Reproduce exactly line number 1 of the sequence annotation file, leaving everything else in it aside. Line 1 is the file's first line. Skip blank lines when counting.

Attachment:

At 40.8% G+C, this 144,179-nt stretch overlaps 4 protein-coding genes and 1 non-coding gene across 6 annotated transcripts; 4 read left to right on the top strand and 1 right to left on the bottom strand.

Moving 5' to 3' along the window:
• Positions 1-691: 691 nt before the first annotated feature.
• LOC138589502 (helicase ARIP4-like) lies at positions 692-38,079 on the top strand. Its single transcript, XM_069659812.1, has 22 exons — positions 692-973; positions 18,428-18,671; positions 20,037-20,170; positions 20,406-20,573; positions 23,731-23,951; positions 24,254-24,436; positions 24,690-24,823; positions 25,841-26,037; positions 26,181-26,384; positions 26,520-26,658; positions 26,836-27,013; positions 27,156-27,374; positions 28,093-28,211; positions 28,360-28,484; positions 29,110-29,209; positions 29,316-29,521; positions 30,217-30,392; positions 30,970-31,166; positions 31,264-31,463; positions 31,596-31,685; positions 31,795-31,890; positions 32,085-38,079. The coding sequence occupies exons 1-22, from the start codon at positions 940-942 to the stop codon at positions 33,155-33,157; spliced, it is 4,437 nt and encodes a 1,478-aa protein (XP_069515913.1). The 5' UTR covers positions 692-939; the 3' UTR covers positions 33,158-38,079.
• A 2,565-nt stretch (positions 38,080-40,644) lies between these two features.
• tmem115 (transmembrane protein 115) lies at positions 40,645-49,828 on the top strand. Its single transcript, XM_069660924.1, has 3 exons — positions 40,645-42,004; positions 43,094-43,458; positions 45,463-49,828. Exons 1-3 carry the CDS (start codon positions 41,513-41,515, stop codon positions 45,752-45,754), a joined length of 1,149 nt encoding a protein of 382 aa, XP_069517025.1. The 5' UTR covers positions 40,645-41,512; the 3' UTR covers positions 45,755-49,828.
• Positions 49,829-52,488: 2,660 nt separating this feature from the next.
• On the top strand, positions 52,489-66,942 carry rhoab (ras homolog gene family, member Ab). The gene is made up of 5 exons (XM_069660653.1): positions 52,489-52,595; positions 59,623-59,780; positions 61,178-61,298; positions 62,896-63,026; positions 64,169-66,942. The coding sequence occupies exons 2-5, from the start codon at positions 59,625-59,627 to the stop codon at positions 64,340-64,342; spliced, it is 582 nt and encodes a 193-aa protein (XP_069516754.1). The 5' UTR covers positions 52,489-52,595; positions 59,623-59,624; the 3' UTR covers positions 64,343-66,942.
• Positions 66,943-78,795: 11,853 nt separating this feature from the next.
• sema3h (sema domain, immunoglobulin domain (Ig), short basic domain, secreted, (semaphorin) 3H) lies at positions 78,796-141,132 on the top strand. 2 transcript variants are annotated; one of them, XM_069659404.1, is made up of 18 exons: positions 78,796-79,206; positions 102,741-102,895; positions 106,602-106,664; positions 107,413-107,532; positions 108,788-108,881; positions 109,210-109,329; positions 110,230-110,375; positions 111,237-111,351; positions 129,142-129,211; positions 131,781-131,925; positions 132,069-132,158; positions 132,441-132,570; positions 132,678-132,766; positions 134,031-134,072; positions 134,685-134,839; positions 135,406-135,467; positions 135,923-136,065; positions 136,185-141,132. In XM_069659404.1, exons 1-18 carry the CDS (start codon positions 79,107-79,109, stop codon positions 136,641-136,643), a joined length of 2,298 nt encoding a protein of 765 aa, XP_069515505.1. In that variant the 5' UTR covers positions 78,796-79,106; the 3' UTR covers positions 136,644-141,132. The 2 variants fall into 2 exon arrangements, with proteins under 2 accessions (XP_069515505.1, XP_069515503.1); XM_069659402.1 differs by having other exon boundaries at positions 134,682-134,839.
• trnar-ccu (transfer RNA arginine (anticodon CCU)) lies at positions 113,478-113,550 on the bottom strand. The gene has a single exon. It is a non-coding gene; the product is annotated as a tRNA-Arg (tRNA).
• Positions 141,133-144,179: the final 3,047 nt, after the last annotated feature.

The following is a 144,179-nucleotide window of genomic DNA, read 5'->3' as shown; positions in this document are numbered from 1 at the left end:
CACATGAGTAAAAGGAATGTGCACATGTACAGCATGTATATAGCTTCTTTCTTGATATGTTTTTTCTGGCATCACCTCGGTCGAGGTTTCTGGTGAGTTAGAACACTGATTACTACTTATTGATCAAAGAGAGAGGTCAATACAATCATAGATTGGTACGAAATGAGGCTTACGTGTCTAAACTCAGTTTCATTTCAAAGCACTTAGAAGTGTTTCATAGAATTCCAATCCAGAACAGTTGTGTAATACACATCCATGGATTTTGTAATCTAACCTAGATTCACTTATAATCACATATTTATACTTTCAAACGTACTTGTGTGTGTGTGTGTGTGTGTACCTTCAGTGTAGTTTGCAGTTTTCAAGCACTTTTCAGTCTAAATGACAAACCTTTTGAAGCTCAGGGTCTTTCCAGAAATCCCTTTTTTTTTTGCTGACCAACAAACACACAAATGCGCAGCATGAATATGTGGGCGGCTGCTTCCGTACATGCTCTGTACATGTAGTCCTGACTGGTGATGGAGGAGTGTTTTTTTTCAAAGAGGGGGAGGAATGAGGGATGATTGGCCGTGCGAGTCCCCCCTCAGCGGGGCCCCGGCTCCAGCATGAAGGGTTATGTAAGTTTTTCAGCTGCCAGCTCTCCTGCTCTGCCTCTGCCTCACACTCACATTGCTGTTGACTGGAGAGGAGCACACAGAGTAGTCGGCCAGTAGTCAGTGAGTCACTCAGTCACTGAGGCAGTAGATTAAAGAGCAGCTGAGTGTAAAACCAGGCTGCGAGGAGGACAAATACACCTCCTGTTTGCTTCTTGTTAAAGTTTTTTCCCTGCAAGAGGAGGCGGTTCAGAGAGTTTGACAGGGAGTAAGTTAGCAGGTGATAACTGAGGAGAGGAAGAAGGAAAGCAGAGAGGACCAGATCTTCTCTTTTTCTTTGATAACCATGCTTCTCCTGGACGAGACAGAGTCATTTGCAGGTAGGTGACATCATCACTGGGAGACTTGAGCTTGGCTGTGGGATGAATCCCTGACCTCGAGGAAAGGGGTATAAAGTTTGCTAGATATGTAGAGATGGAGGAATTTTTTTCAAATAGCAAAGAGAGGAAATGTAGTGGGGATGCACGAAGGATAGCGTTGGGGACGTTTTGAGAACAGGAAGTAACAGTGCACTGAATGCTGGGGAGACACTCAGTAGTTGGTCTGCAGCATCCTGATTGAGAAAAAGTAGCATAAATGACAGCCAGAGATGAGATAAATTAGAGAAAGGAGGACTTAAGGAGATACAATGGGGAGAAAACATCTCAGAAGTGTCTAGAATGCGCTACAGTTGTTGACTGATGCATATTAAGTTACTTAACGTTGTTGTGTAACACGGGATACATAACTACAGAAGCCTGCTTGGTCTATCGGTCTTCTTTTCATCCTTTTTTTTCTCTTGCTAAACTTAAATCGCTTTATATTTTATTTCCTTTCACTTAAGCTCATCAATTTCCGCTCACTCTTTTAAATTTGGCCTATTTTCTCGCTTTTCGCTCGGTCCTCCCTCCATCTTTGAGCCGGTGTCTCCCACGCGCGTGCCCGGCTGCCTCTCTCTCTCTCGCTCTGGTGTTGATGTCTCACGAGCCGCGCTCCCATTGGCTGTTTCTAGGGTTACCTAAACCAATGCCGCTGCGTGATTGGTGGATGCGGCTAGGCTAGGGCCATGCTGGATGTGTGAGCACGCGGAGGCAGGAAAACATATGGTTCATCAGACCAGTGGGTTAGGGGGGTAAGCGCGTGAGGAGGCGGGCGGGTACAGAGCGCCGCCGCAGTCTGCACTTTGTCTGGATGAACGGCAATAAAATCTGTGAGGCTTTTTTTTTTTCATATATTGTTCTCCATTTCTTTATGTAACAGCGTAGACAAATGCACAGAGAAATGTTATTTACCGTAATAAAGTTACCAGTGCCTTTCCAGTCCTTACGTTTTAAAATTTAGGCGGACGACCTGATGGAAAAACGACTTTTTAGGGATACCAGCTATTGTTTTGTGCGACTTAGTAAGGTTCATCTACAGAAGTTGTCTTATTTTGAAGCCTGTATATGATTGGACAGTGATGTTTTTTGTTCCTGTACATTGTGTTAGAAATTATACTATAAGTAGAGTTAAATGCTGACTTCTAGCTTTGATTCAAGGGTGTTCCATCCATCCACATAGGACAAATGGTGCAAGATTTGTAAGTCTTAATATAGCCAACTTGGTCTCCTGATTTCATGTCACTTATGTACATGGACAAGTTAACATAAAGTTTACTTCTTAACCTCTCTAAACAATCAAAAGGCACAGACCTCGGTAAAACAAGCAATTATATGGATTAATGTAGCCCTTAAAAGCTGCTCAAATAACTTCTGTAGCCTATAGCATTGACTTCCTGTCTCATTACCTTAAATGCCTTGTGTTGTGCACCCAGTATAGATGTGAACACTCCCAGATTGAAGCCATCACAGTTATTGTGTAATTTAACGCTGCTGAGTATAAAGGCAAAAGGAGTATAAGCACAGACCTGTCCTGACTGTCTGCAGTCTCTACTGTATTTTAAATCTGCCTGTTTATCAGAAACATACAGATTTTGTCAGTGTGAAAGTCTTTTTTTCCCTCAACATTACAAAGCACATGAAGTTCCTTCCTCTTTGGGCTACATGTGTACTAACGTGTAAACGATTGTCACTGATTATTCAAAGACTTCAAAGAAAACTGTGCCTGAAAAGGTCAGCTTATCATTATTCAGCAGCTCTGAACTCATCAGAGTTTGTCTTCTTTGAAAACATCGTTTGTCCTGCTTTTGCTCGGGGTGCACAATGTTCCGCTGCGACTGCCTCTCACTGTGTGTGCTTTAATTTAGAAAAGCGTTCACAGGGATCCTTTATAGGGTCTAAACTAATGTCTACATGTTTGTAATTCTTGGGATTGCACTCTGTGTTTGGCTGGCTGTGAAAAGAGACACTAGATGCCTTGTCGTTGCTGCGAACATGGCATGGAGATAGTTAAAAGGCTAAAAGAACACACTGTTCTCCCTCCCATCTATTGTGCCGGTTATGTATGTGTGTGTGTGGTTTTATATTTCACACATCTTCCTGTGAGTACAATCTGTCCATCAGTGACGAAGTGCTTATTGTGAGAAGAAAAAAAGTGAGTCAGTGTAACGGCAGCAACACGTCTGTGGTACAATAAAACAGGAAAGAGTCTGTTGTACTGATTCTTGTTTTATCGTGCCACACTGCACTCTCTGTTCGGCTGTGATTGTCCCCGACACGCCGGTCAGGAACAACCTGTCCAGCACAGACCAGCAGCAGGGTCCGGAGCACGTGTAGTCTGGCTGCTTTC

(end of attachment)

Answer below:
At 40.8% G+C, this 144,179-nt stretch overlaps 4 protein-coding genes and 1 non-coding gene across 6 annotated transcripts; 4 read left to right on the top strand and 1 right to left on the bottom strand.